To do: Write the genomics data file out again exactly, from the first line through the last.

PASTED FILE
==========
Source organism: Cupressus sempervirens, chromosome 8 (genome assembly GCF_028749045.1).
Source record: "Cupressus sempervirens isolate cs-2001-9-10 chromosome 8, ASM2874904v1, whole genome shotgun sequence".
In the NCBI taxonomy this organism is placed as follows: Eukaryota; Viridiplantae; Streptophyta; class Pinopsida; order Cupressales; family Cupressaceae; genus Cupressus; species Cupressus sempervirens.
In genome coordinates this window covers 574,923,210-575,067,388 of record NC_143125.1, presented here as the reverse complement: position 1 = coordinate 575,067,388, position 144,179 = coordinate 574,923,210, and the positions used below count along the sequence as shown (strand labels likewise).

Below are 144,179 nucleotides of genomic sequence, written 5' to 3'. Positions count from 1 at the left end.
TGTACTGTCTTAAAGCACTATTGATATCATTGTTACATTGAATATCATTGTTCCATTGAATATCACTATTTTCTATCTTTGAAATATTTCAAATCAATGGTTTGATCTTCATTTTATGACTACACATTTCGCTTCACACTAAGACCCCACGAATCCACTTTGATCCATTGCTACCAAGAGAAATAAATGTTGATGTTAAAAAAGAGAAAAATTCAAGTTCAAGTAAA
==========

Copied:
Source organism: Cupressus sempervirens, chromosome 8 (genome assembly GCF_028749045.1).
Source record: "Cupressus sempervirens isolate cs-2001-9-10 chromosome 8, ASM2874904v1, whole genome shotgun sequence".
In the NCBI taxonomy this organism is placed as follows: Eukaryota; Viridiplantae; Streptophyta; class Pinopsida; order Cupressales; family Cupressaceae; genus Cupressus; species Cupressus sempervirens.
In genome coordinates this window covers 574,923,210-575,067,388 of record NC_143125.1, presented here as the reverse complement: position 1 = coordinate 575,067,388, position 144,179 = coordinate 574,923,210, and the positions used below count along the sequence as shown (strand labels likewise).

Below are 144,179 nucleotides of genomic sequence, written 5' to 3'. Positions count from 1 at the left end.
TGTACTGTCTTAAAGCACTATTGATATCATTGTTACATTGAATATCATTGTTCCATTGAATATCACTATTTTCTATCTTTGAAATATTTCAAATCAATGGTTTGATCTTCATTTTATGACTACACATTTCGCTTCACACTAAGACCCCACGAATCCACTTTGATCCATTGCTACCAAGAGAAATAAATGTTGATGTTAAAAAAGAGAAAAATTCAAGTTCAAGTAAA